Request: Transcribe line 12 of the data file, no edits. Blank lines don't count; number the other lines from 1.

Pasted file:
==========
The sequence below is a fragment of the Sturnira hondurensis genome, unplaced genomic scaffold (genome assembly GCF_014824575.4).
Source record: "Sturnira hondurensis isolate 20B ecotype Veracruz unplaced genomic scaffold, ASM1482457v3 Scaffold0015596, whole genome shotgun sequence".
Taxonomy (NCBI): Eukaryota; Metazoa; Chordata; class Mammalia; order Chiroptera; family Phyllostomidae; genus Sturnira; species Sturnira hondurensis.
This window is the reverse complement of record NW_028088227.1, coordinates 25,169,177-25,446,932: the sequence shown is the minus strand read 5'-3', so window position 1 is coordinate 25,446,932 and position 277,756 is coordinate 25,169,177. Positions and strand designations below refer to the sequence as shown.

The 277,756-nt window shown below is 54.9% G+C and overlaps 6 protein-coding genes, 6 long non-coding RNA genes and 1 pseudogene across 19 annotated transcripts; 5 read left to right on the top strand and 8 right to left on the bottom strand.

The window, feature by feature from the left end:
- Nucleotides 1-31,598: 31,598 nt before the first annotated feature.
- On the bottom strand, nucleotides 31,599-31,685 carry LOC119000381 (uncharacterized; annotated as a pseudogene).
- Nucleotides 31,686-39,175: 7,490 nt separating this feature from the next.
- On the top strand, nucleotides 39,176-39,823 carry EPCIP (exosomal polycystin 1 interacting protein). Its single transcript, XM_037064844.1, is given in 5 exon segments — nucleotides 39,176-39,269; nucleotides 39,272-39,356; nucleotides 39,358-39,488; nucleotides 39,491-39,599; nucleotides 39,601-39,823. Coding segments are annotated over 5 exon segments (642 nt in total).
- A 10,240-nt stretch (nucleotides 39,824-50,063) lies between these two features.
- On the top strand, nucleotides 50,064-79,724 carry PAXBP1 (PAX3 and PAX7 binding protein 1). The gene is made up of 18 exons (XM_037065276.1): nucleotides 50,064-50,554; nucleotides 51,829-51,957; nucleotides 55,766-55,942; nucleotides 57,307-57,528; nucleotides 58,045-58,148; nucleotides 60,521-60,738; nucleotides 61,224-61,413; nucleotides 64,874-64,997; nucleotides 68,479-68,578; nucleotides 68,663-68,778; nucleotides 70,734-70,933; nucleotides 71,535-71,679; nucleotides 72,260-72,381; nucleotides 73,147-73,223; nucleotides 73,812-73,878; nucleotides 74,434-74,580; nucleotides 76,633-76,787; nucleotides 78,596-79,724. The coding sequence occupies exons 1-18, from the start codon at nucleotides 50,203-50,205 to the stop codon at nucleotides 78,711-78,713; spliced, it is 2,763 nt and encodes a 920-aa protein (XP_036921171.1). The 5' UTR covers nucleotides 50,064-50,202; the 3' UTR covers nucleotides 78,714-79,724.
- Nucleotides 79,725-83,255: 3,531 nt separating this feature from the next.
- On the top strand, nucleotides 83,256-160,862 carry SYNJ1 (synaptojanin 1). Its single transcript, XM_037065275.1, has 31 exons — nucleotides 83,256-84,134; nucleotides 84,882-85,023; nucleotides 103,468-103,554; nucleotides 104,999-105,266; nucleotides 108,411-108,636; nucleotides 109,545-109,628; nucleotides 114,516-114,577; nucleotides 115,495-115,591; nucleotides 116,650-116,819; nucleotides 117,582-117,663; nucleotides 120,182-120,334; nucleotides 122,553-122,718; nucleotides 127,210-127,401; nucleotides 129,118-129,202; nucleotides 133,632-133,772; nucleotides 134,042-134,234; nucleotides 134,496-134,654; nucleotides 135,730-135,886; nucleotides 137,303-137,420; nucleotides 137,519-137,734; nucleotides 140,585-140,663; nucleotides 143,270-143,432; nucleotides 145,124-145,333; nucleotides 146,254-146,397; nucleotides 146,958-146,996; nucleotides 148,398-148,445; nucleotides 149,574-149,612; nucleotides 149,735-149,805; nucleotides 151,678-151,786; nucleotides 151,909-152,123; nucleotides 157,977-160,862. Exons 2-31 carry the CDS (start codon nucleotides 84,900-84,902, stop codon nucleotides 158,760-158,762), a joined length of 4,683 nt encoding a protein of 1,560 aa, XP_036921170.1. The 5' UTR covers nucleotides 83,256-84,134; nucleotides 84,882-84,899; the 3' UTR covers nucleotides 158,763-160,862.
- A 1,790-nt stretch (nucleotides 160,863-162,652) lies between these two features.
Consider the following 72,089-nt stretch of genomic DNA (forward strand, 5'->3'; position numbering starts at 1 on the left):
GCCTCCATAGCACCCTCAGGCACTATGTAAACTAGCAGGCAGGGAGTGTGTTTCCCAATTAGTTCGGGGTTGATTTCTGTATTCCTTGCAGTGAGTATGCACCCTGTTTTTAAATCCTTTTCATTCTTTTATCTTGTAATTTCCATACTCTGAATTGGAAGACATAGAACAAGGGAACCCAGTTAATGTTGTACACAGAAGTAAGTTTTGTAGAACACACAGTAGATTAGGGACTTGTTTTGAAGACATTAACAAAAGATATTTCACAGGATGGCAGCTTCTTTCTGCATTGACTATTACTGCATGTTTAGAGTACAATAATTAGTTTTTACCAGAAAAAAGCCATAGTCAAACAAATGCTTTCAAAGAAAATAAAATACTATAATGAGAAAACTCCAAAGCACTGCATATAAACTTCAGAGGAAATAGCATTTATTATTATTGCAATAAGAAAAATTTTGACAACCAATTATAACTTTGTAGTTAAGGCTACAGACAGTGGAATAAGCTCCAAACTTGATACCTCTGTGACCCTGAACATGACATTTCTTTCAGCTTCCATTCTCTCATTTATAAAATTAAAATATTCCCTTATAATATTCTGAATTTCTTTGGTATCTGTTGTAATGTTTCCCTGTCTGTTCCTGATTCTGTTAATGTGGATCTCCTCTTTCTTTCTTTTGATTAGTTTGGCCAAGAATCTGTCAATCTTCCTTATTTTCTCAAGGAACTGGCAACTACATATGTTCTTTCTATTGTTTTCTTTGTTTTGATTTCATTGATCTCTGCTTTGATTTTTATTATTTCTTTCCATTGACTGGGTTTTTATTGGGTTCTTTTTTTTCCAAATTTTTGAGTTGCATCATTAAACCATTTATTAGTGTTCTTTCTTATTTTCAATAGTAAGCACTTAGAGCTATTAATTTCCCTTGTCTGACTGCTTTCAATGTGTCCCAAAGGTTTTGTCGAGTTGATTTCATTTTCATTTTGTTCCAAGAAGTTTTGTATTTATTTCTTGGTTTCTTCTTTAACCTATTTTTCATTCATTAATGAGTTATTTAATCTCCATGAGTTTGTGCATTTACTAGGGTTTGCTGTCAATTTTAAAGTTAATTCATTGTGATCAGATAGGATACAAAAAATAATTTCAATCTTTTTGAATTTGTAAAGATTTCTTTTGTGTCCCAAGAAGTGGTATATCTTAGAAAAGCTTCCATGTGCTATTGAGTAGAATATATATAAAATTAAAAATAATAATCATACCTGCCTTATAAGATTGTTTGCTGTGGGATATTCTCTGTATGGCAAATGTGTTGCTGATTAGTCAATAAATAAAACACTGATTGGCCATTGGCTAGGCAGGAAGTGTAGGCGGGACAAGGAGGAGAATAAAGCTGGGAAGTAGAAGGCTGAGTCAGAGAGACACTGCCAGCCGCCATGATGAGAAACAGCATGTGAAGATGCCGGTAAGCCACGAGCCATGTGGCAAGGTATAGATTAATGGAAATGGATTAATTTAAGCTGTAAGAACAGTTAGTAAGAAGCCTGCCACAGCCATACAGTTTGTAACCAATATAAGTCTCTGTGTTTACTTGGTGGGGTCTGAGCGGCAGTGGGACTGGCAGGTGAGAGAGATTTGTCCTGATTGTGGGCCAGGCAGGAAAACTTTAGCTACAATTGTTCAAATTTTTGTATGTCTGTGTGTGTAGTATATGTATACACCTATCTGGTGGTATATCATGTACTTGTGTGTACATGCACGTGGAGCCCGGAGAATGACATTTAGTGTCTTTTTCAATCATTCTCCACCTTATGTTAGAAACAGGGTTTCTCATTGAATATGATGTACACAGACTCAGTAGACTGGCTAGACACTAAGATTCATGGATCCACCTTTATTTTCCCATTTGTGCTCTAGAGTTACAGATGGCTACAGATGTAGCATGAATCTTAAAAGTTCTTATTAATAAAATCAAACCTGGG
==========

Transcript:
- On the top strand, nucleotides 50,064-79,724 carry PAXBP1 (PAX3 and PAX7 binding protein 1). The gene is made up of 18 exons (XM_037065276.1): nucleotides 50,064-50,554; nucleotides 51,829-51,957; nucleotides 55,766-55,942; nucleotides 57,307-57,528; nucleotides 58,045-58,148; nucleotides 60,521-60,738; nucleotides 61,224-61,413; nucleotides 64,874-64,997; nucleotides 68,479-68,578; nucleotides 68,663-68,778; nucleotides 70,734-70,933; nucleotides 71,535-71,679; nucleotides 72,260-72,381; nucleotides 73,147-73,223; nucleotides 73,812-73,878; nucleotides 74,434-74,580; nucleotides 76,633-76,787; nucleotides 78,596-79,724. The coding sequence occupies exons 1-18, from the start codon at nucleotides 50,203-50,205 to the stop codon at nucleotides 78,711-78,713; spliced, it is 2,763 nt and encodes a 920-aa protein (XP_036921171.1). The 5' UTR covers nucleotides 50,064-50,202; the 3' UTR covers nucleotides 78,714-79,724.